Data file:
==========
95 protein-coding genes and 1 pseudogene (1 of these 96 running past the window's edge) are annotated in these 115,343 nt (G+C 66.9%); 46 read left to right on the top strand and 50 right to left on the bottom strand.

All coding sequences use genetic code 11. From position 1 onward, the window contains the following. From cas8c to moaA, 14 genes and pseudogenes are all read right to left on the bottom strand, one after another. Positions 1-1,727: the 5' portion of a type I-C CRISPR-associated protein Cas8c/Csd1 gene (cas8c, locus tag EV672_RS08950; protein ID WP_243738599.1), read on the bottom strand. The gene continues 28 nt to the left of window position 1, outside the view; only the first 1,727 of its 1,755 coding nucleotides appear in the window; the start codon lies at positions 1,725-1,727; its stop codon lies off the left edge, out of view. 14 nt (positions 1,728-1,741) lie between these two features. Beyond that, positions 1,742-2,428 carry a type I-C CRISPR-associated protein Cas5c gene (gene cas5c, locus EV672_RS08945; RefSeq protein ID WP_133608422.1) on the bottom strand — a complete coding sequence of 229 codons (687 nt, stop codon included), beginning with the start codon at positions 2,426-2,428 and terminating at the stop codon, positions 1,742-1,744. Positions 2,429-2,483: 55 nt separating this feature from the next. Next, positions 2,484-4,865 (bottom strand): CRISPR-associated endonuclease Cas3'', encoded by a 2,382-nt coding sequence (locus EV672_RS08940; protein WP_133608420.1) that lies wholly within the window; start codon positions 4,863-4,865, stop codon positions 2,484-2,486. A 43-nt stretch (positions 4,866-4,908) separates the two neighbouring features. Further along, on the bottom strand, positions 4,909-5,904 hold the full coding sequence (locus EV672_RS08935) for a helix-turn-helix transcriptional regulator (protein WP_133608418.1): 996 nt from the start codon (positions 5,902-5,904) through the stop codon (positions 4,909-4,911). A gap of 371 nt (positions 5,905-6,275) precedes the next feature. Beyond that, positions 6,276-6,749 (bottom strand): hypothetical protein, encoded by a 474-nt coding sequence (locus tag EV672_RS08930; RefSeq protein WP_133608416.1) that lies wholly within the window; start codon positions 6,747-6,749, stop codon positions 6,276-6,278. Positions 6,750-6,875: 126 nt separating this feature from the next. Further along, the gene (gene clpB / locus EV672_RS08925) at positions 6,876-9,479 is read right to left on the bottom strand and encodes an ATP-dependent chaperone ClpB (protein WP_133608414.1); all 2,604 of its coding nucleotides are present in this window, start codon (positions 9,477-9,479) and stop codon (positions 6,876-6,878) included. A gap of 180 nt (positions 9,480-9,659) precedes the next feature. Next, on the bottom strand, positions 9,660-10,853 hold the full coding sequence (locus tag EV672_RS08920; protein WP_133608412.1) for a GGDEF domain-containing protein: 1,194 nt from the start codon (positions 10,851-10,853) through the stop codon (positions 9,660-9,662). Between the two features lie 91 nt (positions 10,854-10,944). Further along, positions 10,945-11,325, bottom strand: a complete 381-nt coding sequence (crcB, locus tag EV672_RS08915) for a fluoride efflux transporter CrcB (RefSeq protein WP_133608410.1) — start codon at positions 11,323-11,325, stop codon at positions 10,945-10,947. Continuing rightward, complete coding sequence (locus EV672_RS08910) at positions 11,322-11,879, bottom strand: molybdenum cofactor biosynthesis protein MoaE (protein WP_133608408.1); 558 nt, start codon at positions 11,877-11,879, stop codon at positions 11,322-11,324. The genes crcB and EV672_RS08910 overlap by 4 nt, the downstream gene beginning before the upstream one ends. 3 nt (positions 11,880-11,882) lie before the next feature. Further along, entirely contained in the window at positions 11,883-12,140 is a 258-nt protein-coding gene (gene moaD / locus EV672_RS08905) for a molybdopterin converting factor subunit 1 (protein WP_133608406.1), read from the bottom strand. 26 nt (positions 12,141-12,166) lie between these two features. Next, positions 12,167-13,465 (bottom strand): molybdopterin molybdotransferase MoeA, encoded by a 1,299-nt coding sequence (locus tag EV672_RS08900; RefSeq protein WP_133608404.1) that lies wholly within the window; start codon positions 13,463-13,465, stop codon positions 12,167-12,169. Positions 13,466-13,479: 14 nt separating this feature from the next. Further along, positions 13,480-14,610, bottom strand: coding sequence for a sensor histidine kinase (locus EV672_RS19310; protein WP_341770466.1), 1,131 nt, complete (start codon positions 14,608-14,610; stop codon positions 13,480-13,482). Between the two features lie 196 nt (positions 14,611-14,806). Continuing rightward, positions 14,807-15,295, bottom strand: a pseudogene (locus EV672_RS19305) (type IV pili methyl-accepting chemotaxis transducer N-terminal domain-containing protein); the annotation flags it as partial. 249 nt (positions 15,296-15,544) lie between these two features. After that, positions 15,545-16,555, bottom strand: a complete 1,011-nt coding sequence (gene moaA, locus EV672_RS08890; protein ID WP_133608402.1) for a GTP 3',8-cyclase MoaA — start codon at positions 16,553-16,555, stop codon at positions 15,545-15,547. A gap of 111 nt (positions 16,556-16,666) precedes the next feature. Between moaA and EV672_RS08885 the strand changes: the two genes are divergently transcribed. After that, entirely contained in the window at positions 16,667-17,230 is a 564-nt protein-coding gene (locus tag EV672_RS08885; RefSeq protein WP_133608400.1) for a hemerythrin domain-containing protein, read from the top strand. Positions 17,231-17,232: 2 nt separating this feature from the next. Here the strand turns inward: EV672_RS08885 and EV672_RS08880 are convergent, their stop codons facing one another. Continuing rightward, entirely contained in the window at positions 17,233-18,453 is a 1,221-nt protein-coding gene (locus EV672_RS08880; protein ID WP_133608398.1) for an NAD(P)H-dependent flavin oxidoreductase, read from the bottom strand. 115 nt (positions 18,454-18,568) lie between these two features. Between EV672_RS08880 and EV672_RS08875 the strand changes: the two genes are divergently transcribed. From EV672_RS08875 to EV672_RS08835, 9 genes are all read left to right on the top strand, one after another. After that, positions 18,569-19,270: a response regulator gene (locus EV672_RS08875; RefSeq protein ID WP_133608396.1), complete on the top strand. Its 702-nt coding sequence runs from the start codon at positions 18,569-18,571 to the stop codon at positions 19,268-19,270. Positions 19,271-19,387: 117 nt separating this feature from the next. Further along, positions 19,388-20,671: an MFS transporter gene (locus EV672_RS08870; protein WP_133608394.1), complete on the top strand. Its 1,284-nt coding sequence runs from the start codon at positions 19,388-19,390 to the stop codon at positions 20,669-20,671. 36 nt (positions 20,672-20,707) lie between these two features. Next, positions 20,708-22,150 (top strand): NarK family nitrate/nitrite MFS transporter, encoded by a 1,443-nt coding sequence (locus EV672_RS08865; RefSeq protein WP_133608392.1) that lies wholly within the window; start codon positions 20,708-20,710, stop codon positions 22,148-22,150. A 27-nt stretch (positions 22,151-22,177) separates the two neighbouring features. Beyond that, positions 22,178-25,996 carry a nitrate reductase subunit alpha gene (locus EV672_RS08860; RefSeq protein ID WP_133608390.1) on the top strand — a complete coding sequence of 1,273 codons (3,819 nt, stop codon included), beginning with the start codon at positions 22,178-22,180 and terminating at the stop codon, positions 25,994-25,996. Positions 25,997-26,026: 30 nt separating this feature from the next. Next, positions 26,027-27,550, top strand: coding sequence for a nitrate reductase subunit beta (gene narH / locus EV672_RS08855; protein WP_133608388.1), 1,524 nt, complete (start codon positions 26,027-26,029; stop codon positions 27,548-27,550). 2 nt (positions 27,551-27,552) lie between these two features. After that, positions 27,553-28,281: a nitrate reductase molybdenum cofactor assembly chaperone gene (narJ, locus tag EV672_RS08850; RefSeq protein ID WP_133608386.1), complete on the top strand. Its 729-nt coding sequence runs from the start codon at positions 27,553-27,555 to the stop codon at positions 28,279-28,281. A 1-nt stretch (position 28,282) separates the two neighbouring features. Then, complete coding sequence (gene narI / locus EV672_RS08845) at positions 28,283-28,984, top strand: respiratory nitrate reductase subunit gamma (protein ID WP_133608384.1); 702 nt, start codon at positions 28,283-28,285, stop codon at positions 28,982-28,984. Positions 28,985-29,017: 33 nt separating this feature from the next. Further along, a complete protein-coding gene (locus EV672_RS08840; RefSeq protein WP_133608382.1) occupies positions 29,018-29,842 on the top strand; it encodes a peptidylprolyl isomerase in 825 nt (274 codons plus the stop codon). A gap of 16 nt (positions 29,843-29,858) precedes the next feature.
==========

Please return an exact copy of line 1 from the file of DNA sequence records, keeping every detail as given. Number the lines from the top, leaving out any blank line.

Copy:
95 protein-coding genes and 1 pseudogene (1 of these 96 running past the window's edge) are annotated in these 115,343 nt (G+C 66.9%); 46 read left to right on the top strand and 50 right to left on the bottom strand.